Wellness Day has become one of the most unique events on the Brock University calendar during the last 15 years.
Staff can take part in close to 60 workshops meant to break up the summer grind and promote physical, emotional, spiritual, intellectual, social, environmental, occupational and financial wellness.
“It allows employees to participate in various events that (are different),” said Zoe Vulic, Brock Human Resources manager of health management and wellness. “Their morning sessions could be entirely different from their afternoon sessions. They could be playing hockey in the morning and attending a spirituality workshop in the afternoon.”
This year was Vulic’s second co-ordinating the event.
“Overall, employees are very thankful for the day,” she said. “It’s a day there’s little or no cost to them. Human Resources runs the events and funds the event. Employees are very engaged after and thankful the employer considers them to that extent to provide a day like today.”
In addition to the workshops, two registered massage therapists set up to provide complimentary chair massages, a DJ played music during lunch in the Market, and there was a Penny Sale where prizes were donated by senior administration and local businesses.
Proceeds from the penny sale go to the Brock Wellness Award, which was created last year. The scholarship is presented to the student(s) who demonstrate a commitment to wellness within their community.
This year was the first organizers raised money to help offset the costs of the workshops and lunch. Ontario Teachers Insurance Plan (gold), Mercer (gold) and Shepell (silver) combined to donate $2,500.
“It’s highly critical. It’s crucial almost,” Vulic said. “We are attempting to run the day being mindful of the position of the University and being respectful of the (financial) goals our senior leadership has to achieve. We’re trying to run the day in a cost-conscientious way, so sponsorship has definitely impacted that in a positive way.”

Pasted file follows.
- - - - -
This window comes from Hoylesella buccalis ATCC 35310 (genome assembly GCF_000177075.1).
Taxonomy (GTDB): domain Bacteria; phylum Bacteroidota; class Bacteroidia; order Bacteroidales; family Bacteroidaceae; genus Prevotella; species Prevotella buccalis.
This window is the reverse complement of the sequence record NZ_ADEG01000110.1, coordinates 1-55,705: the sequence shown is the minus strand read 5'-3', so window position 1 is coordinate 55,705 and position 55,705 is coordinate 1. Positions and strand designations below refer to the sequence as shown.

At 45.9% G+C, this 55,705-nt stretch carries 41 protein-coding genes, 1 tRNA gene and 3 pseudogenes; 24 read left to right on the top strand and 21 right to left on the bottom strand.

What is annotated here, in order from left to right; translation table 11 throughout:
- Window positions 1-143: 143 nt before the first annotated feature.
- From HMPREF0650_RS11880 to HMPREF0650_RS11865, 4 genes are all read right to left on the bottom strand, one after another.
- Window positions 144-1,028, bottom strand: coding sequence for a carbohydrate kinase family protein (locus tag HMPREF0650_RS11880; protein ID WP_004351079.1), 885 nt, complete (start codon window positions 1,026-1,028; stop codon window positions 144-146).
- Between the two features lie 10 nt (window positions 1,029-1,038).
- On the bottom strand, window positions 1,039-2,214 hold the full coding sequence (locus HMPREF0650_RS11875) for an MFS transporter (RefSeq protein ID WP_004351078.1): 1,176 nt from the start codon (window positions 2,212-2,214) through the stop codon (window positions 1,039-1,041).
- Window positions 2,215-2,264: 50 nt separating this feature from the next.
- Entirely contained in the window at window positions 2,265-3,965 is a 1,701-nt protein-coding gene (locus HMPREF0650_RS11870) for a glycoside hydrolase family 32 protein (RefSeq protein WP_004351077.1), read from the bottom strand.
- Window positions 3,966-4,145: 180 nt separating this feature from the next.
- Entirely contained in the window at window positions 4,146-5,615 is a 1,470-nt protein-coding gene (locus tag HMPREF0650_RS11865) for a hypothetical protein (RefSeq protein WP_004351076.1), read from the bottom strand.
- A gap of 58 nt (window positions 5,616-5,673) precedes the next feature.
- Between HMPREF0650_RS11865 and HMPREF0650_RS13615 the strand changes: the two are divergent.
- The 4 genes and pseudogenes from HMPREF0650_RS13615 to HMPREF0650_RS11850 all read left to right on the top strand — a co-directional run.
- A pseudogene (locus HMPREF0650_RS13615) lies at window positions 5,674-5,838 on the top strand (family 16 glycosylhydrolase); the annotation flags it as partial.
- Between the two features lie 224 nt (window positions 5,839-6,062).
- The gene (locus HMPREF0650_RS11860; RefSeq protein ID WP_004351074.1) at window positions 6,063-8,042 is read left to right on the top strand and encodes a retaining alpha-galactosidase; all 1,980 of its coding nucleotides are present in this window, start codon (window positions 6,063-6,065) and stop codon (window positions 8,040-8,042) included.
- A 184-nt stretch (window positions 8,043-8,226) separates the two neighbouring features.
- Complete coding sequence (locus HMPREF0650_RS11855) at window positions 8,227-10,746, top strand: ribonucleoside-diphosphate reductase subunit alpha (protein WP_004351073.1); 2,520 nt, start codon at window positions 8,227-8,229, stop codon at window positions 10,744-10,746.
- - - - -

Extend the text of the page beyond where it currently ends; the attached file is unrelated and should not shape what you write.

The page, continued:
During a morning plenary in the Sean O’Sullivan Theatre, Brock President Jack Lightstone and Vice-President of Finance and Administration Brian Hutchings both spoke of maintaining a healthy balance of work and wellness, encouraging employees to take advantage of activities to improve physical, mental and spiritual health both at work and at home.
“If hard work is the only thing in your life, that’s not good for you, and that’s not good for Brock, Lightstone said.
Lightstone, Hutchings, Neil McCartney (Provost and Vice-President Academic) and Gary Libben (Vice-President Research) took part in the social media-fueled ALS Ice Bucket Challenge just after 12 noon out front of Schmon Tower.
The senior administrators were responding to a challenge issued to them earlier in the day by Human Resources staff. Afterwards, Lightstone challenged Niagara College President Dan Patterson and his Vice-Presidents to do the same.
Hutchings also announced early Wednesday that Brock employees are allowed to wear jeans all next week. It’s the final chance for faculty and staff to prepare for the 2014-15 fall/winter term.